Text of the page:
In the words of Seo-Young Kwon, being a freelance illustrator is a “wonderful job where you get to create things that have not yet existed in the world.” The Seoul-based artist likes to depict the world as if it were a fantasy. Mermaids and ghosts reoccur throughout her personal work whereas her commissioned work invites the viewer into wonderfully atmospheric scenes. She is also the creator of the lovable dessert character Siru, a smiling blob whose sidekick is an equally sweet loaf of bread and together, they incite just the right amount of cuteness.
In another illustration for the biography of Korea’s first female film director Park Nam-Ok, Seo-Young depicts the filmmaker shooting on set with her baby tied to her back in the traditional Korean way. “I wanted to draw a picture of a woman making a movie in a harsh environment in 1955”, says the illustrator. Seo-Young’s drawing is vivid and immersive. Park’s expression is intense, she’s intently focused down the camera’s lens and Seo-Young’s cinematic drawing frames the scene through the lighting and sense of perspective. Through this scene, Seo-Young achieves her goal for the viewers to “easily imagine the world [she’s] created through an image. I want people to gain new inspiration”, and this is certainly the case in her illustration of Park Nam-Ok.
When Seo-Young has an initial idea for an illustration, she starts by sketching a variety of scenes. “I select the materials and objects that I want to be a major part of the drawing and start to arrange them”, she says. Once the illustrator feels like she “wants to draw”, she enters the drawing process, spending a lot of time sketching various compositions so all visual components are optimally expressed. For Seo-Young, the most pleasing part of the job is selecting the colours, she says, “it is always a fresh feeling to fill the space between lines with colours.”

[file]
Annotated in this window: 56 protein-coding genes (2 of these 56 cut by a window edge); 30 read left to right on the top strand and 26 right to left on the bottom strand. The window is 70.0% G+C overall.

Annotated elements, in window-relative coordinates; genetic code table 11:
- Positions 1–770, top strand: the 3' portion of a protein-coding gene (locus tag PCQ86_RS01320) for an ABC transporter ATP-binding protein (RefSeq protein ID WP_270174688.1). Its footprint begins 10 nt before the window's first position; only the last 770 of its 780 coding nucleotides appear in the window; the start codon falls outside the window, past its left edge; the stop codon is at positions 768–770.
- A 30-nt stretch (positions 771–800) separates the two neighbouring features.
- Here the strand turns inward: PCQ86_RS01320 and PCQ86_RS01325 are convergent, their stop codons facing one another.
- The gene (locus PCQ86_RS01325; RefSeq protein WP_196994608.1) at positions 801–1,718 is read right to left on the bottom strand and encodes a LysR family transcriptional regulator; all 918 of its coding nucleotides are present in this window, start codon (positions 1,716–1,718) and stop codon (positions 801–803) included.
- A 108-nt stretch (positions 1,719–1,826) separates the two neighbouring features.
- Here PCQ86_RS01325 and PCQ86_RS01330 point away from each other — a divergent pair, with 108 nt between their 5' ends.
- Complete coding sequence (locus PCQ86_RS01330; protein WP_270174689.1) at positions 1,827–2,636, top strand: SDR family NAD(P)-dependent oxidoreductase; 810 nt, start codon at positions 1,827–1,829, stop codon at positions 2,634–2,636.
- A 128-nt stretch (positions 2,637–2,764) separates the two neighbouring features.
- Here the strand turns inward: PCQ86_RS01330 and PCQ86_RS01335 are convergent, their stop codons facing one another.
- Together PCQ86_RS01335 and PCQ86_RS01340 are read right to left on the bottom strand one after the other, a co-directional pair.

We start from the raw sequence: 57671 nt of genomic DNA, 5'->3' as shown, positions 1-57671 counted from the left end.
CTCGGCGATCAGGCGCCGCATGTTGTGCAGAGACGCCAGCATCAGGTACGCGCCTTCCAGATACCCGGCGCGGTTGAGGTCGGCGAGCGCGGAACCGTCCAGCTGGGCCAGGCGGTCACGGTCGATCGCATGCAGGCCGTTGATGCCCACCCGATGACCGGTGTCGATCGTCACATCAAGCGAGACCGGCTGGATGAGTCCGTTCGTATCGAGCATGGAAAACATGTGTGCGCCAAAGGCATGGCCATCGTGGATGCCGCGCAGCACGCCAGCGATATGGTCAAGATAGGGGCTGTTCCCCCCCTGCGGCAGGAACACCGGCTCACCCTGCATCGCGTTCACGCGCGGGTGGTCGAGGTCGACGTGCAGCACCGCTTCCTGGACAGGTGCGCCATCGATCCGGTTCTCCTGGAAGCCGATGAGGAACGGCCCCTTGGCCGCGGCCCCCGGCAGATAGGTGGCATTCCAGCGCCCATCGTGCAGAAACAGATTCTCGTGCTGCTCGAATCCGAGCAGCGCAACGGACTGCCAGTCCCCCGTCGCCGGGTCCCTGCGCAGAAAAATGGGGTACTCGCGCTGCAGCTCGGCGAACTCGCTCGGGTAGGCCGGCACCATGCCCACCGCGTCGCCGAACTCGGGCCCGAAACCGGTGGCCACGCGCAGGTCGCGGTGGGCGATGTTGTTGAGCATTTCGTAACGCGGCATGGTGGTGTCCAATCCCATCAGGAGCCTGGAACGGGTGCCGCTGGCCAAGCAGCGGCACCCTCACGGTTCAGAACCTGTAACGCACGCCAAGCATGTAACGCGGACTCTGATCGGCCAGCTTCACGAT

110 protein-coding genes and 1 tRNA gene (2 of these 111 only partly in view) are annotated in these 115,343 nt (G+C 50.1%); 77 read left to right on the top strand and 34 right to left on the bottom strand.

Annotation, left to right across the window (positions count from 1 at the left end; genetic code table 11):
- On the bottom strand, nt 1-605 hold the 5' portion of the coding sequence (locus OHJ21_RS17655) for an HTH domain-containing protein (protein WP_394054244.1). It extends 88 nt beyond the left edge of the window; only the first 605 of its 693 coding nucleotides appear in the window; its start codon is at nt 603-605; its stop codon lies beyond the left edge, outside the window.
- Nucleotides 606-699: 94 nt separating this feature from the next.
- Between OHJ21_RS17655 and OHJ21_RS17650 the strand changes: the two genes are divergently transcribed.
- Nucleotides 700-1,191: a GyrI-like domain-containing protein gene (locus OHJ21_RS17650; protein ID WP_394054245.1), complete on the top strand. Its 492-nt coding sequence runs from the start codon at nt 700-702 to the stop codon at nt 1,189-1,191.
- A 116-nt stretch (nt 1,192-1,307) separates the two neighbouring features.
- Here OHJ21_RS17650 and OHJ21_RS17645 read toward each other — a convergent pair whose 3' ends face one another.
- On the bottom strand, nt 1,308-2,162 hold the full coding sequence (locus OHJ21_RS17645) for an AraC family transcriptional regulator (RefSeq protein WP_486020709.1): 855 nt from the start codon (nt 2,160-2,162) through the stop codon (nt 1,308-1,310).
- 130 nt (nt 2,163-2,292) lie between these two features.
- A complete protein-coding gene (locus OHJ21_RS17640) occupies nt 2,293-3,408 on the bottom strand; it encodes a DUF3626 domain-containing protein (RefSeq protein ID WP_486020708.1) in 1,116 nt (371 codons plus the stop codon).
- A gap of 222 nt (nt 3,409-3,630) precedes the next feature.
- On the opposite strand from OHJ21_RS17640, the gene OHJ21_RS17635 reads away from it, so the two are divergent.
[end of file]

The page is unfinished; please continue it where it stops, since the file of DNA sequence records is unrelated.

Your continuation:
Currently completing a series of illustrations for cosmetic packaging, Seo-Young is also preparing to collaborate with fashion brands, bringing her detailed drawing aesthetic to more commercial clients. Her style is editorially versatile, adaptable to two and three-dimensional visuals to suit clients accordingly. And though her work is adaptable in terms of depth and texture, Seo-Young asserts that when it comes to capturing great expression in her work, “it is so important to know what you like”, actively communicating “thoughts and ideas that might just float away.”
- From snowboarder to graphic designer, Kazuhiro Aihara constantly seeks artistry in design
- “Every design project can be somehow political”: Felipe Rocha on his multifaceted portfolio
- Jeffrey Cheung’s new book is a joyous celebration of QTPOC communities
- Shake, England, shake: Ian Howorth photographs a vision of Arcadia
- Uma Bista’s photographs address gender inequality in Nepalese communities
- Meet Tess Smith-Roberts, the illustration student who adds a "stupid little smiley" to every character
- “The future of design is in the creation of tools”: Meet the Space Type Generator
- How Pelle Cass creates his jarring “still time-lapse” images
- Yushi Li on photographing men she met through Tinder
- Lacoste once again swaps its iconic crocodile logo for ten endangered species
- When Hollie Fernando forgot her age, she decided to take her first self-portraits
- Introducing Double Click – our new series rounding up the best of the digital design world